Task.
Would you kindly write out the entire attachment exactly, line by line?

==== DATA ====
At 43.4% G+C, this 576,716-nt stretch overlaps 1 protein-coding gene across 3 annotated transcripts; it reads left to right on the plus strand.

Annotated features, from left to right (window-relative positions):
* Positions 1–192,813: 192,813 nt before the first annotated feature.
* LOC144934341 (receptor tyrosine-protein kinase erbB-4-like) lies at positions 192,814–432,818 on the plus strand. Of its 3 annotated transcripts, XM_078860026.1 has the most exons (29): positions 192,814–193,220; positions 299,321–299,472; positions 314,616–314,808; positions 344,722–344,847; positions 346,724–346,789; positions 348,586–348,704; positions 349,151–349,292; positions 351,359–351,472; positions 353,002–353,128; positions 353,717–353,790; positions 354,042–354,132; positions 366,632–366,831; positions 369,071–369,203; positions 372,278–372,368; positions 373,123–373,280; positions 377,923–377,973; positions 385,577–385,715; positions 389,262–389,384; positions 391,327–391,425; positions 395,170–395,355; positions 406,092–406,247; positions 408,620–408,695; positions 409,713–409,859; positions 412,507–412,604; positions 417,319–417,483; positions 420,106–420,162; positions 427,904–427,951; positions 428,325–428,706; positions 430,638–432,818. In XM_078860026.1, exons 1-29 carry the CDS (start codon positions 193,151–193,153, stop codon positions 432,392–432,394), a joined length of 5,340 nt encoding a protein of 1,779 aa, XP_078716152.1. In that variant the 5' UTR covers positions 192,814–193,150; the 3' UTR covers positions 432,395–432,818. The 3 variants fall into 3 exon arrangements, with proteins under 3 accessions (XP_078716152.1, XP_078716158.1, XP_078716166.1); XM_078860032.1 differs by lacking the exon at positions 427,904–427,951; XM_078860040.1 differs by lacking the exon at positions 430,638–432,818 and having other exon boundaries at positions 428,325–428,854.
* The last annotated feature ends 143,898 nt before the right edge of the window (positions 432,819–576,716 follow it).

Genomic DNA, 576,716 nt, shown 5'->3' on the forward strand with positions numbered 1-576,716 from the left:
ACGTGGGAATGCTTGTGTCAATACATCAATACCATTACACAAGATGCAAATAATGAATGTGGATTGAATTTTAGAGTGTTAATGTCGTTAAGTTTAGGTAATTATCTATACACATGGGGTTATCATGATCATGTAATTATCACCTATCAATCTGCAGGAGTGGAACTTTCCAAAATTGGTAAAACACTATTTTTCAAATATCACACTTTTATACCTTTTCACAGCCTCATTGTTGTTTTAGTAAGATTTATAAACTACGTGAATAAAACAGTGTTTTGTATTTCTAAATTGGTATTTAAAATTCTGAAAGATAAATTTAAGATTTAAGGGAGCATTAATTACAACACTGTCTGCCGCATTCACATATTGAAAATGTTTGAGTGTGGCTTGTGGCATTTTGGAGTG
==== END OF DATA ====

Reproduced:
At 43.4% G+C, this 576,716-nt stretch overlaps 1 protein-coding gene across 3 annotated transcripts; it reads left to right on the plus strand.

Annotated features, from left to right (window-relative positions):
* Positions 1–192,813: 192,813 nt before the first annotated feature.
* LOC144934341 (receptor tyrosine-protein kinase erbB-4-like) lies at positions 192,814–432,818 on the plus strand. Of its 3 annotated transcripts, XM_078860026.1 has the most exons (29): positions 192,814–193,220; positions 299,321–299,472; positions 314,616–314,808; positions 344,722–344,847; positions 346,724–346,789; positions 348,586–348,704; positions 349,151–349,292; positions 351,359–351,472; positions 353,002–353,128; positions 353,717–353,790; positions 354,042–354,132; positions 366,632–366,831; positions 369,071–369,203; positions 372,278–372,368; positions 373,123–373,280; positions 377,923–377,973; positions 385,577–385,715; positions 389,262–389,384; positions 391,327–391,425; positions 395,170–395,355; positions 406,092–406,247; positions 408,620–408,695; positions 409,713–409,859; positions 412,507–412,604; positions 417,319–417,483; positions 420,106–420,162; positions 427,904–427,951; positions 428,325–428,706; positions 430,638–432,818. In XM_078860026.1, exons 1-29 carry the CDS (start codon positions 193,151–193,153, stop codon positions 432,392–432,394), a joined length of 5,340 nt encoding a protein of 1,779 aa, XP_078716152.1. In that variant the 5' UTR covers positions 192,814–193,150; the 3' UTR covers positions 432,395–432,818. The 3 variants fall into 3 exon arrangements, with proteins under 3 accessions (XP_078716152.1, XP_078716158.1, XP_078716166.1); XM_078860032.1 differs by lacking the exon at positions 427,904–427,951; XM_078860040.1 differs by lacking the exon at positions 430,638–432,818 and having other exon boundaries at positions 428,325–428,854.
* The last annotated feature ends 143,898 nt before the right edge of the window (positions 432,819–576,716 follow it).

Genomic DNA, 576,716 nt, shown 5'->3' on the forward strand with positions numbered 1-576,716 from the left:
ACGTGGGAATGCTTGTGTCAATACATCAATACCATTACACAAGATGCAAATAATGAATGTGGATTGAATTTTAGAGTGTTAATGTCGTTAAGTTTAGGTAATTATCTATACACATGGGGTTATCATGATCATGTAATTATCACCTATCAATCTGCAGGAGTGGAACTTTCCAAAATTGGTAAAACACTATTTTTCAAATATCACACTTTTATACCTTTTCACAGCCTCATTGTTGTTTTAGTAAGATTTATAAACTACGTGAATAAAACAGTGTTTTGTATTTCTAAATTGGTATTTAAAATTCTGAAAGATAAATTTAAGATTTAAGGGAGCATTAATTACAACACTGTCTGCCGCATTCACATATTGAAAATGTTTGAGTGTGGCTTGTGGCATTTTGGAGTG